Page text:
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Go implementation of C++ STL iterators and algorithms.
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README.md

iter

Go implementation of C++ STL iterators and algorithms.

Less hand-written loops, more expressive code.

README translations: 简体中文

GoDoc Build Status codecov Go Report Card

Motivation

Although Go doesn't have generics, we deserve to have reuseable general algorithms. iter helps improving Go code in several ways:

  • Some simple loops are unlikely to be wrong or inefficient, but calling algorithm instead will make the code more concise and easier to comprehend. Such as AllOf, FindIf, Accumulate.

  • Some algorithms are not complicated, but it is not easy to write them correctly. Reusing code makes them easier to reason for correctness. Such as Shuffle, Sample, Partition.

  • STL also includes some complicated algorithms that may take hours to make it correct. Implementing it manually is impractical. Such as NthElement, StablePartition, NextPermutation.

  • The implementation in the library contains some imperceptible performance optimizations. For instance, MinmaxElement is done by taking two elements at a time. In this way, the overall number of comparisons is significantly reduced.

There are alternative libraries have similar goals, such as gostl, gods and go-stp. What makes iter unique is:

  • Non-intrusive. Instead of introducing new containers, iter tends to reuse existed containers in Go (slice, string, list.List, etc.) and use iterators to adapt them to algorithms.

  • Full algorithms (>100). It includes almost all algorithms come before C++17. Check the Full List.

Examples

The examples are run with some function alias to make it simple. See example_test.go for the detail.

Print a list.List
l := list.New()
for i := 1; i <= 5; i++ {
  l.PushBack(i)
}
for e := l.Front(); e != nil; e = e.Next() {
  fmt.Print(e.Value)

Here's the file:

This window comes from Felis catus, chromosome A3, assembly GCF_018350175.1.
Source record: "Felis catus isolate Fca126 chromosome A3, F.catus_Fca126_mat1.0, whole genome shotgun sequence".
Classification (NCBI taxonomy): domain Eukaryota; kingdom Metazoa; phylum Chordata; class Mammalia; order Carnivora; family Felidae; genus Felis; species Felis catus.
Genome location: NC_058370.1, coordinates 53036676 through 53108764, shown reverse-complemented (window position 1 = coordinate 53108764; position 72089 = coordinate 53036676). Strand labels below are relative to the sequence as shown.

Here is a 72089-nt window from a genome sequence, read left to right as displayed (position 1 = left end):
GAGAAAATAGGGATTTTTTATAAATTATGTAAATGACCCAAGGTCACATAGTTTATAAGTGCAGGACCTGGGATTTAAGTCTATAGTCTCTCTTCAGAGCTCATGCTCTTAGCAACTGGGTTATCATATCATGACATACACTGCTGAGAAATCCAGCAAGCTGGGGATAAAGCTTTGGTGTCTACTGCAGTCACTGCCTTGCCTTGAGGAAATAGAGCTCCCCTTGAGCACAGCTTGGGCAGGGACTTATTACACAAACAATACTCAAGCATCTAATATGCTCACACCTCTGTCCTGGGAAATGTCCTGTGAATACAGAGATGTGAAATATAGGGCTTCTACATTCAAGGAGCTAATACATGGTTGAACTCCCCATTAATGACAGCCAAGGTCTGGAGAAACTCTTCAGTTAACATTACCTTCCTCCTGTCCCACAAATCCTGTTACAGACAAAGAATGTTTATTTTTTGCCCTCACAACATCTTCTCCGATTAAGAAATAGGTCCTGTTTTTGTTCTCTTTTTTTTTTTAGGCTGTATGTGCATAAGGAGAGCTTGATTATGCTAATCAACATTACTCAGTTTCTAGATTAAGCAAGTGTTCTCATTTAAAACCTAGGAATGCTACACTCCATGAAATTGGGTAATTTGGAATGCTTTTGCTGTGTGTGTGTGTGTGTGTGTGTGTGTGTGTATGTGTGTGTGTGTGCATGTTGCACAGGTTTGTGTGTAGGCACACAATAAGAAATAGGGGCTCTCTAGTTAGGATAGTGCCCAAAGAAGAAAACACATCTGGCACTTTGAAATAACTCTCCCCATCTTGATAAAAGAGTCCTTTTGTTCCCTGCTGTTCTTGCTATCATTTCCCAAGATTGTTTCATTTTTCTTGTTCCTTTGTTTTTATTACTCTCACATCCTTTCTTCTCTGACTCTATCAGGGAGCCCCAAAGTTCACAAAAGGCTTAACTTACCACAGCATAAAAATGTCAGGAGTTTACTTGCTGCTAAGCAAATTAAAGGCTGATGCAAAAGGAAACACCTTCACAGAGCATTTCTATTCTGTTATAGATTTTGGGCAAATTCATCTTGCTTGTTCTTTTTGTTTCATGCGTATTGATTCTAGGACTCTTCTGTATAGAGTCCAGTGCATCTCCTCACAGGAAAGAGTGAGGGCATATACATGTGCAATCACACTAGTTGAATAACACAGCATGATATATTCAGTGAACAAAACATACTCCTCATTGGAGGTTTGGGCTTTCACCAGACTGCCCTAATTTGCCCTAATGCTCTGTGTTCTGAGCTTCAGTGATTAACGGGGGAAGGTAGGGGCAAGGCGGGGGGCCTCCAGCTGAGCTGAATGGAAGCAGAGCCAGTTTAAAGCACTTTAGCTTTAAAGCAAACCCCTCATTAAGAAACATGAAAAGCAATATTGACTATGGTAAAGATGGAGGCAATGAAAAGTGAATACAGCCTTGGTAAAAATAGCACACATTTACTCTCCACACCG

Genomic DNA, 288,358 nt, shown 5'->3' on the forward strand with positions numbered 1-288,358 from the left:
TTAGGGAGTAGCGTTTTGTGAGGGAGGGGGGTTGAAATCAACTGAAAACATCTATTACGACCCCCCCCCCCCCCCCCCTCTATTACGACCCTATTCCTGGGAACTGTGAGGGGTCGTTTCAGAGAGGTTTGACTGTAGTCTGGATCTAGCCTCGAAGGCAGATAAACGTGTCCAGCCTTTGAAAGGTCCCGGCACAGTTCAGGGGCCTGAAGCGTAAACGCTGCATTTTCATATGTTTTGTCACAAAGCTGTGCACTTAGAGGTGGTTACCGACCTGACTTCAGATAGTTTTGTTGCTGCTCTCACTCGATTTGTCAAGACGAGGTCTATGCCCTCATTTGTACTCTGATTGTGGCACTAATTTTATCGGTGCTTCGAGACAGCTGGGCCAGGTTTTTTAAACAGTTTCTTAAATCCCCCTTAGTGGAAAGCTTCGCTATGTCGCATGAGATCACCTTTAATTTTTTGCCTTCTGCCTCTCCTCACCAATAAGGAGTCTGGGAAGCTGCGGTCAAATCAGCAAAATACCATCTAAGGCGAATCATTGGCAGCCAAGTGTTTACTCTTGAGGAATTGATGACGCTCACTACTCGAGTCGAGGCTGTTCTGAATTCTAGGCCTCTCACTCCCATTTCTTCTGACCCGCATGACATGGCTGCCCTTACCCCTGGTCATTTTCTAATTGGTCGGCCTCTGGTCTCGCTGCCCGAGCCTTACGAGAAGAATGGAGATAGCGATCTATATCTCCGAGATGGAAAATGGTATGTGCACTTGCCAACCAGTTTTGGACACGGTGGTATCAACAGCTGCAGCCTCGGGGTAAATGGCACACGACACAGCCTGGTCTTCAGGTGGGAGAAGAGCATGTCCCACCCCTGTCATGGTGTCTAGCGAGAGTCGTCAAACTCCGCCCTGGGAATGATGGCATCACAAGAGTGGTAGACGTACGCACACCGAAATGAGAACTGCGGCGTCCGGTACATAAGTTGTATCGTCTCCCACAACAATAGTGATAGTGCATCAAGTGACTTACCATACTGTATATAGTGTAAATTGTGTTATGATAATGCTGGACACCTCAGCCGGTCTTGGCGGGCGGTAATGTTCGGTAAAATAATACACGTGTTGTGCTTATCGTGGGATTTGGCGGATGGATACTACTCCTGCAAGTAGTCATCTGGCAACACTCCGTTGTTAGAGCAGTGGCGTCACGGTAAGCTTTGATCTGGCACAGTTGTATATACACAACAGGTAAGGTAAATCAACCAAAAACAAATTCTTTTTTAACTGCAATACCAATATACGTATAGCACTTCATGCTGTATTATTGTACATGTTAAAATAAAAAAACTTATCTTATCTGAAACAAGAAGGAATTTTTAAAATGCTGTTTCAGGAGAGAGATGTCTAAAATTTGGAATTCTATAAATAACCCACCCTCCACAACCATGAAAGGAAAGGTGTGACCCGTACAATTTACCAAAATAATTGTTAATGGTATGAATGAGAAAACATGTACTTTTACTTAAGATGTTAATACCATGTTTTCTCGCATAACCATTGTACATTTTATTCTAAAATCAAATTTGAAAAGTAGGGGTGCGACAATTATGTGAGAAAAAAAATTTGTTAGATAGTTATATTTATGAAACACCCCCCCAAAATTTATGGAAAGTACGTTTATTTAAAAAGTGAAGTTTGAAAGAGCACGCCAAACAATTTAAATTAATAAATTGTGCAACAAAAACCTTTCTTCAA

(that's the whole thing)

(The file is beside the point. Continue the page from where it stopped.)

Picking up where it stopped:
if e.Next() != nil {
    fmt.Print("->")
  }
}
// Output:
// 1->2->3->4->5
l := list.New()
GenerateN(ListBackInserter(l), 5, IotaGenerator(1))
Copy(lBegin(l), lEnd(l), IOWriter(os.Stdout, "->"))
// Output:
// 1->2->3->4->5
Reverse a string
s := "!dlrow olleH"
var sb strings.Builder
for i := len(s) - 1; i >= 0; i-- {
  sb.WriteByte(s[i])
}
fmt.Println(sb.String())

b := []byte(s)
for i := len(s)/2 - 1; i >= 0; i-- {
  j := len(s) - 1 - i
  b[i], b[j] = b[j], b[i]
}
fmt.Println(string(b))
// Output:
// Hello world!
// Hello world!
s := "!dlrow olleH"
fmt.Println(MakeString(StringRBegin(s), StringREnd(s)))

b := []byte(s)
Reverse(begin(b), end(b))
fmt.Println(string(b))
// Output:
// Hello world!
// Hello world!
In-place deduplicate (from SliceTricks, with minor change)
in := []int{3, 2, 1, 4, 3, 2, 1, 4, 1}
sort.Ints(in)
j := 0
for i := 1; i < len(in); i++ {
  if in[j] == in[i] {
    continue
  }
  j++
  in[j] = in[i]
}
in = in[:j+1]
fmt.Println(in)
// Output:
// [1 2 3 4]
in := []int{3, 2, 1, 4, 3, 2, 1, 4, 1}
Sort(begin(in), end(in))
Erase(&in, Unique(begin(in), end(in)))
fmt.Println(in)
// Output:
// [1 2 3 4]
Sum all integers received from a channel
ch := make(chan int)
go func() {
  for _, x := range rand.Perm(100) {
    ch <- x + 1
  }
  close(ch)
}()
var sum int
for x := range ch {
  sum += x
}
fmt.Println(sum)
// Output:
// 5050
ch := make(chan int)
go func() {
  CopyN(IotaReader(1), 100, ChanWriter(ch))
  close(ch)
}()
fmt.Println(Accumulate(ChanReader(ch), ChanEOF, 0))
// Output:
// 5050
Remove consecutive spaces in a string
str := "  a  quick   brown  fox  "
var sb strings.Builder
var prevIsSpace bool
for i := 0; i < len(str); i++ {
  if str[i] != ' ' || !prevIsSpace {
    sb.WriteByte(str[i])
  }
  prevIsSpace = str[i] == ' '
}
fmt.Println(sb.String())
// Output:
// a quick brown fox
str := "  a  quick   brown  fox  "
var sb StringBuilderInserter
UniqueCopyIf(sBegin(str), sEnd(str), &sb,
  func(x, y Any) bool { return x.(byte) == ' ' && y.(byte) == ' ' })
fmt.Println(sb.String())
// Output:
// a quick brown fox
Collect N maximum elements from a channel
// Need to manually mantain a min-heap.
top := make([]int, 5)
PartialSortCopyBy(ChanReader(ch), ChanEOF, begin(top), end(top),
  func(x, y Any) bool { return x.(int) > y.(int) })
Copy(begin(top), end(top), IOWriter(os.Stdout, ", "))
Print all permutations of ["a", "b", "c"]
// Usually requires some sort of recursion
s := []string{"a", "b", "c"}
for ok := true; ok; ok = NextPermutation(begin(s), end(s)) {
  fmt.Println(s)
}
// Output:
// [a b c]
// [a c b]
// [b a c]
// [b c a]
// [c a b]
// [c b a]

Thanks

License

BSD 3-Clause

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